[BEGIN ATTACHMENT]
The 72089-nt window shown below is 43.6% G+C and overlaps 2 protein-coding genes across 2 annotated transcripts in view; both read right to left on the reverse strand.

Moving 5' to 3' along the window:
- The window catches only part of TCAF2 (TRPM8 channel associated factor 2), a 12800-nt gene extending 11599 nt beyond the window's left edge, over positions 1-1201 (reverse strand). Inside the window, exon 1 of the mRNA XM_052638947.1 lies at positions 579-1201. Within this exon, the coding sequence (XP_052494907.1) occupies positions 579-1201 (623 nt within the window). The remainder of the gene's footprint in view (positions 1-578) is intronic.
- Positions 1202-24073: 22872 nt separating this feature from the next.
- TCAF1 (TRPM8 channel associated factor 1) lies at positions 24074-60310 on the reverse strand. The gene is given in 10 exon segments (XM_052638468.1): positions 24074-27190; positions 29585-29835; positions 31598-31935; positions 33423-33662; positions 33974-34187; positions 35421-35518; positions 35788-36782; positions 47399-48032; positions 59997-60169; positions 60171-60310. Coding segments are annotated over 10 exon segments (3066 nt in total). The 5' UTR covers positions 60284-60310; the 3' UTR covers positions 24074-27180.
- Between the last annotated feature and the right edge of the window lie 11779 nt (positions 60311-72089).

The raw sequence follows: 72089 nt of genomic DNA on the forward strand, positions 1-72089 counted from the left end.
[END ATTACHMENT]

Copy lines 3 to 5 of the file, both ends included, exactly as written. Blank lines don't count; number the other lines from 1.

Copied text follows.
- The window catches only part of TCAF2 (TRPM8 channel associated factor 2), a 12800-nt gene extending 11599 nt beyond the window's left edge, over positions 1-1201 (reverse strand). Inside the window, exon 1 of the mRNA XM_052638947.1 lies at positions 579-1201. Within this exon, the coding sequence (XP_052494907.1) occupies positions 579-1201 (623 nt within the window). The remainder of the gene's footprint in view (positions 1-578) is intronic.
- Positions 1202-24073: 22872 nt separating this feature from the next.
- TCAF1 (TRPM8 channel associated factor 1) lies at positions 24074-60310 on the reverse strand. The gene is given in 10 exon segments (XM_052638468.1): positions 24074-27190; positions 29585-29835; positions 31598-31935; positions 33423-33662; positions 33974-34187; positions 35421-35518; positions 35788-36782; positions 47399-48032; positions 59997-60169; positions 60171-60310. Coding segments are annotated over 10 exon segments (3066 nt in total). The 5' UTR covers positions 60284-60310; the 3' UTR covers positions 24074-27180.